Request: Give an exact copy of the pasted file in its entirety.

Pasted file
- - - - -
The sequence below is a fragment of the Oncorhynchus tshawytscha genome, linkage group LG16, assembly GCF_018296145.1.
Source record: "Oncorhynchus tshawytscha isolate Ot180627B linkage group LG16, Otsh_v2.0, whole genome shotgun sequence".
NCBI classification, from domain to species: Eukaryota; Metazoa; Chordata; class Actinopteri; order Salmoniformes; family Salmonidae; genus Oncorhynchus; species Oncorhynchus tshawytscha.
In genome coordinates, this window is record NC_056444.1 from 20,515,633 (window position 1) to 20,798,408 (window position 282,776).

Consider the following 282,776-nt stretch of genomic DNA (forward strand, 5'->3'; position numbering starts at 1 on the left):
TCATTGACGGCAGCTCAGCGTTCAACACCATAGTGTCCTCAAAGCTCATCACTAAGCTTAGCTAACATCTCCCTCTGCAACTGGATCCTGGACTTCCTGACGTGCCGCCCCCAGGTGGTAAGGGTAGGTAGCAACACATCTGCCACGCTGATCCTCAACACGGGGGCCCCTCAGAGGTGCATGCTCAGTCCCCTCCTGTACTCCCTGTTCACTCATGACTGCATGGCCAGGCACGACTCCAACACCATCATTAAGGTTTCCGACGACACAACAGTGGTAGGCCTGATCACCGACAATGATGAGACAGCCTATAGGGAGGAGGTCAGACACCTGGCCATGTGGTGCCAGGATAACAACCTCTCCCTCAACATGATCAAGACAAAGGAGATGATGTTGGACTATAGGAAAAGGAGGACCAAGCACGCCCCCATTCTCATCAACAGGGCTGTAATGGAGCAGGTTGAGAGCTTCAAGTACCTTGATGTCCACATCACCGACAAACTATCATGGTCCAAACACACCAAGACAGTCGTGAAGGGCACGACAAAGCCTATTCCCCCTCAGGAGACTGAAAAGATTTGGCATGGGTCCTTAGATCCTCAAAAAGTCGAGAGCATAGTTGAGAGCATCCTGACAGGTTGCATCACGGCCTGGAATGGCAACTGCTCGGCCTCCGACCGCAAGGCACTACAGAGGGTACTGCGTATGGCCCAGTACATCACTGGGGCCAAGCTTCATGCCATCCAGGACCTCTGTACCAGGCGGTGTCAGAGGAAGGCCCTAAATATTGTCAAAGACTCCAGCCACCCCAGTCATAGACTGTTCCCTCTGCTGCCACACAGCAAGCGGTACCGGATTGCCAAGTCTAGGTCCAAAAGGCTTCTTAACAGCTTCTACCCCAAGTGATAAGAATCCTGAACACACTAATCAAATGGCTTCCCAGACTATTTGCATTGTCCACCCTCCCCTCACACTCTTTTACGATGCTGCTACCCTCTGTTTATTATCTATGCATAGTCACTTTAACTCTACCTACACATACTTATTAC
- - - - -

The sequence below is a fragment of the Oncorhynchus tshawytscha genome, linkage group LG16, assembly GCF_018296145.1.
Source record: "Oncorhynchus tshawytscha isolate Ot180627B linkage group LG16, Otsh_v2.0, whole genome shotgun sequence".
NCBI classification, from domain to species: Eukaryota; Metazoa; Chordata; class Actinopteri; order Salmoniformes; family Salmonidae; genus Oncorhynchus; species Oncorhynchus tshawytscha.
In genome coordinates, this window is record NC_056444.1 from 20,515,633 (window position 1) to 20,798,408 (window position 282,776).

Consider the following 282,776-nt stretch of genomic DNA (forward strand, 5'->3'; position numbering starts at 1 on the left):
TCATTGACGGCAGCTCAGCGTTCAACACCATAGTGTCCTCAAAGCTCATCACTAAGCTTAGCTAACATCTCCCTCTGCAACTGGATCCTGGACTTCCTGACGTGCCGCCCCCAGGTGGTAAGGGTAGGTAGCAACACATCTGCCACGCTGATCCTCAACACGGGGGCCCCTCAGAGGTGCATGCTCAGTCCCCTCCTGTACTCCCTGTTCACTCATGACTGCATGGCCAGGCACGACTCCAACACCATCATTAAGGTTTCCGACGACACAACAGTGGTAGGCCTGATCACCGACAATGATGAGACAGCCTATAGGGAGGAGGTCAGACACCTGGCCATGTGGTGCCAGGATAACAACCTCTCCCTCAACATGATCAAGACAAAGGAGATGATGTTGGACTATAGGAAAAGGAGGACCAAGCACGCCCCCATTCTCATCAACAGGGCTGTAATGGAGCAGGTTGAGAGCTTCAAGTACCTTGATGTCCACATCACCGACAAACTATCATGGTCCAAACACACCAAGACAGTCGTGAAGGGCACGACAAAGCCTATTCCCCCTCAGGAGACTGAAAAGATTTGGCATGGGTCCTTAGATCCTCAAAAAGTCGAGAGCATAGTTGAGAGCATCCTGACAGGTTGCATCACGGCCTGGAATGGCAACTGCTCGGCCTCCGACCGCAAGGCACTACAGAGGGTACTGCGTATGGCCCAGTACATCACTGGGGCCAAGCTTCATGCCATCCAGGACCTCTGTACCAGGCGGTGTCAGAGGAAGGCCCTAAATATTGTCAAAGACTCCAGCCACCCCAGTCATAGACTGTTCCCTCTGCTGCCACACAGCAAGCGGTACCGGATTGCCAAGTCTAGGTCCAAAAGGCTTCTTAACAGCTTCTACCCCAAGTGATAAGAATCCTGAACACACTAATCAAATGGCTTCCCAGACTATTTGCATTGTCCACCCTCCCCTCACACTCTTTTACGATGCTGCTACCCTCTGTTTATTATCTATGCATAGTCACTTTAACTCTACCTACACATACTTATTAC